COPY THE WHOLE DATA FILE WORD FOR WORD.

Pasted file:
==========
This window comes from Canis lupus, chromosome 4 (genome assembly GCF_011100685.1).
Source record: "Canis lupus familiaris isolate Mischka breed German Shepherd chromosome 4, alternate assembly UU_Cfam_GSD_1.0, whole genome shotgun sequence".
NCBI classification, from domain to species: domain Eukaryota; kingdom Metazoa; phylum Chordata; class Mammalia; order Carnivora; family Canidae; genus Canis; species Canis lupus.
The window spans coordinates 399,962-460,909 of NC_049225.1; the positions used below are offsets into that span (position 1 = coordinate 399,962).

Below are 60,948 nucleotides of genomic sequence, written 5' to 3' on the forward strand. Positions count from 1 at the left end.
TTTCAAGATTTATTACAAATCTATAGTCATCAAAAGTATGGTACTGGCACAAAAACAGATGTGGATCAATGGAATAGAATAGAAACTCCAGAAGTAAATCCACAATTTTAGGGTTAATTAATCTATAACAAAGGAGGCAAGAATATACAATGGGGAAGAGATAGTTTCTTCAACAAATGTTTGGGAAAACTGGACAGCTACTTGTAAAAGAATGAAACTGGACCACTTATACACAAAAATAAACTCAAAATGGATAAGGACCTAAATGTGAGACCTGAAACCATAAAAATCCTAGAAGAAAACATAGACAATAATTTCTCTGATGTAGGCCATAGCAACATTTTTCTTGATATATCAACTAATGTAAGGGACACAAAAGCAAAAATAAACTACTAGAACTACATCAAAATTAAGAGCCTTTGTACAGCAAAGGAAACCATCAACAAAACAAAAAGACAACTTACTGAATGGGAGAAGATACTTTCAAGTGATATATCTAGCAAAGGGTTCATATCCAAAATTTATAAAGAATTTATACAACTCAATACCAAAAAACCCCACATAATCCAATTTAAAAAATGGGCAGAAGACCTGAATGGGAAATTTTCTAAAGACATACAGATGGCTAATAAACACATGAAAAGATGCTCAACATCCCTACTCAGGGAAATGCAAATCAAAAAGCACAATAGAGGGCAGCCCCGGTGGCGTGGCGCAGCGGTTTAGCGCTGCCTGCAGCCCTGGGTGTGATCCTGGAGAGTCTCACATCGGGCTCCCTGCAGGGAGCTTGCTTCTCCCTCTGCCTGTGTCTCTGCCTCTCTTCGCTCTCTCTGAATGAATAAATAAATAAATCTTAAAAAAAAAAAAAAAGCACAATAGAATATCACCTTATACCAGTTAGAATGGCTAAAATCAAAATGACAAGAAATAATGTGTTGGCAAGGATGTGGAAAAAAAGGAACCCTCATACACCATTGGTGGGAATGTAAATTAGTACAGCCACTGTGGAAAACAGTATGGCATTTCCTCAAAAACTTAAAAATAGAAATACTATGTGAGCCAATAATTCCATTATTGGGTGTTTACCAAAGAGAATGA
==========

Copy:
This window comes from Canis lupus, chromosome 4 (genome assembly GCF_011100685.1).
Source record: "Canis lupus familiaris isolate Mischka breed German Shepherd chromosome 4, alternate assembly UU_Cfam_GSD_1.0, whole genome shotgun sequence".
NCBI classification, from domain to species: domain Eukaryota; kingdom Metazoa; phylum Chordata; class Mammalia; order Carnivora; family Canidae; genus Canis; species Canis lupus.
The window spans coordinates 399,962-460,909 of NC_049225.1; the positions used below are offsets into that span (position 1 = coordinate 399,962).

Below are 60,948 nucleotides of genomic sequence, written 5' to 3' on the forward strand. Positions count from 1 at the left end.
TTTCAAGATTTATTACAAATCTATAGTCATCAAAAGTATGGTACTGGCACAAAAACAGATGTGGATCAATGGAATAGAATAGAAACTCCAGAAGTAAATCCACAATTTTAGGGTTAATTAATCTATAACAAAGGAGGCAAGAATATACAATGGGGAAGAGATAGTTTCTTCAACAAATGTTTGGGAAAACTGGACAGCTACTTGTAAAAGAATGAAACTGGACCACTTATACACAAAAATAAACTCAAAATGGATAAGGACCTAAATGTGAGACCTGAAACCATAAAAATCCTAGAAGAAAACATAGACAATAATTTCTCTGATGTAGGCCATAGCAACATTTTTCTTGATATATCAACTAATGTAAGGGACACAAAAGCAAAAATAAACTACTAGAACTACATCAAAATTAAGAGCCTTTGTACAGCAAAGGAAACCATCAACAAAACAAAAAGACAACTTACTGAATGGGAGAAGATACTTTCAAGTGATATATCTAGCAAAGGGTTCATATCCAAAATTTATAAAGAATTTATACAACTCAATACCAAAAAACCCCACATAATCCAATTTAAAAAATGGGCAGAAGACCTGAATGGGAAATTTTCTAAAGACATACAGATGGCTAATAAACACATGAAAAGATGCTCAACATCCCTACTCAGGGAAATGCAAATCAAAAAGCACAATAGAGGGCAGCCCCGGTGGCGTGGCGCAGCGGTTTAGCGCTGCCTGCAGCCCTGGGTGTGATCCTGGAGAGTCTCACATCGGGCTCCCTGCAGGGAGCTTGCTTCTCCCTCTGCCTGTGTCTCTGCCTCTCTTCGCTCTCTCTGAATGAATAAATAAATAAATCTTAAAAAAAAAAAAAAAGCACAATAGAATATCACCTTATACCAGTTAGAATGGCTAAAATCAAAATGACAAGAAATAATGTGTTGGCAAGGATGTGGAAAAAAAGGAACCCTCATACACCATTGGTGGGAATGTAAATTAGTACAGCCACTGTGGAAAACAGTATGGCATTTCCTCAAAAACTTAAAAATAGAAATACTATGTGAGCCAATAATTCCATTATTGGGTGTTTACCAAAGAGAATGA